Good Nutrition Advice

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Tag: cardiovascular disease

Eating Apples May Help Prevent Heart Disease

Eating Apples May Help Prevent Heart Disease

An Apple a Day Keeps the Cardiologist Away!

Munching on a Granny Smith or a Golden Delicious or two every day could cut your risk of heart disease and stroke by up to 40%!  And you only need to eat 150g — an apple and a half — to get the maximum benefits.

Cardiovascular disease (CVD) and stroke are the leading causes of death worldwide, but eating antioxidant-rich fruit and vegetables help combat harmful but naturally occurring free radicals which may contribute to heart disease.

The study included 451,681 participants without CVD and who were not taking medication for high blood pressure. Some 18% of participants consumed fruit daily and 6.3% never ate any.

The average amount of fruit eaten by the daily consumers was 1.5 portions, around 150g in weight. The researchers found that compared to people who never ate fruit, those who ate fruit daily cut their CVD risks by 25-40%.  As the frequency of fruit consumption went up, the risk of CVD went down. The researchers also found that people who consumed fruit more often had significantly lower blood pressure (BP).

The findings were presented at the European Society of Cardiology meeting in Barcelona, Spain, in September.

 

Fish Roe is Best Source of Omega-3

Fish roe best source of omega-3

Fish roe best source of omega-3

Did you know? A tablespoon of caviar has as much omega-3 fat as a 1,000 mg of fish oil?

But before you go rushing out and spending all your hard earned cash on this pricy delicacy, it is worth remembering the cheaper lump fish versions work just as well.

The roe from hake, lumpfish and salmon contains the highest levels of omega-3 fatty acids according to research published in the European Journal of Lipid Science and Technology.

The study found minimal consumption of lumpfish, hake or salmon roe provides the body’s daily requirements for omega-3 due to their high levels of EPA and HDA.

A lack of omega-3 has been linked to cardiovascular disease, depression, hypertension, diabetes and inflammatory diseases such as Crohn’s.

Lumpfish is a great topping for  salads, sandwiches or a baked potato.

Walnuts: omega 3 and heart disease

walnuts

Walnuts contain good levels of omega 3

YES, I’m going nuts again …! This time it’s walnuts and they’re getting more good press. A new study published in the Journal of Nutrition shows that eating whole walnuts and using walnut oil as a salad dressing reduces the risk of cardiovascular disease.

Senior author Penny Kris-Etherton, Distinguished Professor of Nutrition at Penn State, stated that although we already know that eating walnuts as part of a heart-healthy diet can lower blood cholesterol levels, we didn’t know which component of the walnut was providing this benefit. The research pointed to the alpha-linolenic acid, gamma-tocopherol and phytosterols in walnuts.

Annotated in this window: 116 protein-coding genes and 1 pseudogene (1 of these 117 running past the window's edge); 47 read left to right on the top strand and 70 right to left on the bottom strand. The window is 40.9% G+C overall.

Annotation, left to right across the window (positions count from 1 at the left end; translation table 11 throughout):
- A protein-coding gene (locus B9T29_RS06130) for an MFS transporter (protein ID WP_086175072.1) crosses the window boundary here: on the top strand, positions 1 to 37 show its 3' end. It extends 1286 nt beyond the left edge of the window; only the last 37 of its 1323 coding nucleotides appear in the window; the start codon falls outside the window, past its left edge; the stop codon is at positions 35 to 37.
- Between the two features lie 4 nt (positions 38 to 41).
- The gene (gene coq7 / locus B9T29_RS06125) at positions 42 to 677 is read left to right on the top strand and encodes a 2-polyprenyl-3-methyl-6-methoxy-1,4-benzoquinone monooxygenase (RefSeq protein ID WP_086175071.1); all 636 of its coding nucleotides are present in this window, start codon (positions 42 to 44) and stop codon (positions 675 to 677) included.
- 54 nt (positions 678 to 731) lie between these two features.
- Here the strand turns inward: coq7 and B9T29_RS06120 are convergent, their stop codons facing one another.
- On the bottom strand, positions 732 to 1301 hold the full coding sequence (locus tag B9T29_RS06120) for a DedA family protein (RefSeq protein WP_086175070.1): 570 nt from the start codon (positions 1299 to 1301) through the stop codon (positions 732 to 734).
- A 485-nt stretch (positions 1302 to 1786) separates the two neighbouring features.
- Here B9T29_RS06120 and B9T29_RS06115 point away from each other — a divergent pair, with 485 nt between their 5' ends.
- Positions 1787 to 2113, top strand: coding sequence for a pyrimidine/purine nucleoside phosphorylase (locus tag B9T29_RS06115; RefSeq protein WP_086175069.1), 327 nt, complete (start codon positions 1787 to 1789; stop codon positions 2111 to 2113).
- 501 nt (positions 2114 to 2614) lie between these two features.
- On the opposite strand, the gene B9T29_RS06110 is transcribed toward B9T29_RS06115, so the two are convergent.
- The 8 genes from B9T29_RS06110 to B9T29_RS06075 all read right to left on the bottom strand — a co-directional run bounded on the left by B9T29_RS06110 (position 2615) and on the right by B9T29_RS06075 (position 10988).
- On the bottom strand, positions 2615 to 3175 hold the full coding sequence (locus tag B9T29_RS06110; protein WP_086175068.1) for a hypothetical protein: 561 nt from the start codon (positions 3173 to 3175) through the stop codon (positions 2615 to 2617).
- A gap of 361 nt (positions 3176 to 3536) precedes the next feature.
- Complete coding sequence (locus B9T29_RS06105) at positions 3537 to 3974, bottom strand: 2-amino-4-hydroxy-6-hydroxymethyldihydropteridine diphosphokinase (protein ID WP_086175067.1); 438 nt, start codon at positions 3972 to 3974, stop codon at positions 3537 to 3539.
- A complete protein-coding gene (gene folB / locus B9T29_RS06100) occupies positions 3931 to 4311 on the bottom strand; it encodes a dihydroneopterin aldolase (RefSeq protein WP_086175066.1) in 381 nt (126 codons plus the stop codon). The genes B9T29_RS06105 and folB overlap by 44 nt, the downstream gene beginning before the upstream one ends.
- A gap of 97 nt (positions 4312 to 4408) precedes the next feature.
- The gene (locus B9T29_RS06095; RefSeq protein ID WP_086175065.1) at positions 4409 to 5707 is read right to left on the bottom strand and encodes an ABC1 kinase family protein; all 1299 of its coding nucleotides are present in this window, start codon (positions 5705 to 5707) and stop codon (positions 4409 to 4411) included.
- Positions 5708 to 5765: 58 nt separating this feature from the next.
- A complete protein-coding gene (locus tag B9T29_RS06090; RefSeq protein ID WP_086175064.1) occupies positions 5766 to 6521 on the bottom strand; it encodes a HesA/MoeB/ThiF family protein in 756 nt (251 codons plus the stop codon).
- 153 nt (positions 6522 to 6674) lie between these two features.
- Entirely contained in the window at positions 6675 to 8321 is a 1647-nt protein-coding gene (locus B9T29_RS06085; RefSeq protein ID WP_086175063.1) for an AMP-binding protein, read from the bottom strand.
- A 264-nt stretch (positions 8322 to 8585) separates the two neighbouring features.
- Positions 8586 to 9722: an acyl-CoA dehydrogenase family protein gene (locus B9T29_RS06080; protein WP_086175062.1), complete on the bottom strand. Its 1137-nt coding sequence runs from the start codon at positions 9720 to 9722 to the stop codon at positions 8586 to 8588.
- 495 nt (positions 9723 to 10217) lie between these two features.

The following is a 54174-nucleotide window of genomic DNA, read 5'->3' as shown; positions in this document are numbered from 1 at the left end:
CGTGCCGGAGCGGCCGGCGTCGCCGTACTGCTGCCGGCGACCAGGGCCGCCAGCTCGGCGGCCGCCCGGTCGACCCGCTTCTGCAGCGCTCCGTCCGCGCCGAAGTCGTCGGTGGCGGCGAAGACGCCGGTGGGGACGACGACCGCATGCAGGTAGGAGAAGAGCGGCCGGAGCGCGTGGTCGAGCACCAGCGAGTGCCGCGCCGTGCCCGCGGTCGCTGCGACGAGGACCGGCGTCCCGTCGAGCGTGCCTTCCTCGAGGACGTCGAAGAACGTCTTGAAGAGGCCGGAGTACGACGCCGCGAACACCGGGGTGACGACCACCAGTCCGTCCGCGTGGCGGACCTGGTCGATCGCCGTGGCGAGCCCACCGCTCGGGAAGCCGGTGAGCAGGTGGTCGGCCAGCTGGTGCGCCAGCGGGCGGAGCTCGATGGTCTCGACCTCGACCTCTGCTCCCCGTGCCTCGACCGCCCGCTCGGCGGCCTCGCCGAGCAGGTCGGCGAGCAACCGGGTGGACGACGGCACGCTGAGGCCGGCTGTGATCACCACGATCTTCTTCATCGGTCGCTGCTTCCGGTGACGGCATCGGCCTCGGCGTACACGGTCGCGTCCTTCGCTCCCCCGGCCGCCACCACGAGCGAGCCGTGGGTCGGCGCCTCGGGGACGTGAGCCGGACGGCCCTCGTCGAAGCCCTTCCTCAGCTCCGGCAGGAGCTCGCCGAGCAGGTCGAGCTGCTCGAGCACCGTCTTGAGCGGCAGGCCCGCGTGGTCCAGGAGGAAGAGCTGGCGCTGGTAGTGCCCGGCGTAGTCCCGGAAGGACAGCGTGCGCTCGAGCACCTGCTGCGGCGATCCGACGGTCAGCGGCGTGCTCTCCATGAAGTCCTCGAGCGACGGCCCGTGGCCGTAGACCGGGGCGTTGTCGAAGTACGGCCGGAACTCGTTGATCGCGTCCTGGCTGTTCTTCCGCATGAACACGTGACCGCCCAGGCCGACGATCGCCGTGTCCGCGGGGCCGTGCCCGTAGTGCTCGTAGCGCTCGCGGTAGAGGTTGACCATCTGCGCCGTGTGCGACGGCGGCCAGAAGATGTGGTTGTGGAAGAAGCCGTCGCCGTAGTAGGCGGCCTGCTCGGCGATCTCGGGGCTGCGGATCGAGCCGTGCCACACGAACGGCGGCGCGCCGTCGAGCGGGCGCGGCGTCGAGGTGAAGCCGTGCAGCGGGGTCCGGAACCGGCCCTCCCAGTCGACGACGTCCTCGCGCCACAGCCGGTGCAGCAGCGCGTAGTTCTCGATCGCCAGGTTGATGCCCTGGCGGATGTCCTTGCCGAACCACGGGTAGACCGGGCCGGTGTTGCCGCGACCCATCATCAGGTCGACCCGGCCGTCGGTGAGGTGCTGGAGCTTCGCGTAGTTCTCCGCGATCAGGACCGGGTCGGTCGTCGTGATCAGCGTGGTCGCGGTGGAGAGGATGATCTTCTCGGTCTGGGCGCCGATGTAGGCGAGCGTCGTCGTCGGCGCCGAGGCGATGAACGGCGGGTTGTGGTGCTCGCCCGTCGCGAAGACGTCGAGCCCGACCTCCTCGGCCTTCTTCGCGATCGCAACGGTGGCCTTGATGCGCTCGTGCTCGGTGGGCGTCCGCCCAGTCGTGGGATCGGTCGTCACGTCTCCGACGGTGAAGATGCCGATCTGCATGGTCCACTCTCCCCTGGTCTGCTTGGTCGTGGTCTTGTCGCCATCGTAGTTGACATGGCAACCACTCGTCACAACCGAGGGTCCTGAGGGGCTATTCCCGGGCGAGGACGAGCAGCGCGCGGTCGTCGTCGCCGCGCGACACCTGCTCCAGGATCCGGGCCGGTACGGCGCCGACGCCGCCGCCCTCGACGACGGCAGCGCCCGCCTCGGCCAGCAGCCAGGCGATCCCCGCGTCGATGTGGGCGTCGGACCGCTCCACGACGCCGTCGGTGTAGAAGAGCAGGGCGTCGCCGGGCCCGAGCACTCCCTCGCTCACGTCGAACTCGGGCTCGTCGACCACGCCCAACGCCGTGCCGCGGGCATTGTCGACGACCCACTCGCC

Alpha-linolenic acid is an omega-3 fatty acid found in plants. Gamma-tocopherol is a major form of vitamin E found in many plant seeds, and phytosterols are compounds found in plants that can lower cholesterol levels.

Walnuts, depression and omega 3

Walnuts contain more omega 3 than any other nut. Apart from lowering triglyceride levels, omega 3 is particularly important for the brain to function properly. Other studies have shown that eating more omega 3, either from walnuts or fish, can significantly lower depression. Many people who suffer from depression have low levels of omega 3 in their bodies. Several other studies have also linked omega 3 deficiency in children with ADHD.

The FDA has also recognised the benefits of eating nuts to control heart disease. Nuts that contain less than 4g of saturated fat per 50g include walnuts, pecans, hazelnuts, almonds, pistachios, peanuts and some pine nuts. A study in 2009 published in the American Journal of Clinical Nutrition showed those who ate walnuts had a significantly higher decrease in total cholesterol and LDL cholesterol. The study also showed that walnuts provided good levels of antioxidant protection with no adverse effects on body weight.

A handful of walnuts provide 2.5g of ALA, the plant-based source of omega 3, 4g protein, 2g fiber and 10% of the daily recommended allowance of magnesium and phosphorus.

Ref: http://jn.nutrition.org/content/early/2013/04/24/jn.112.170993.abstract

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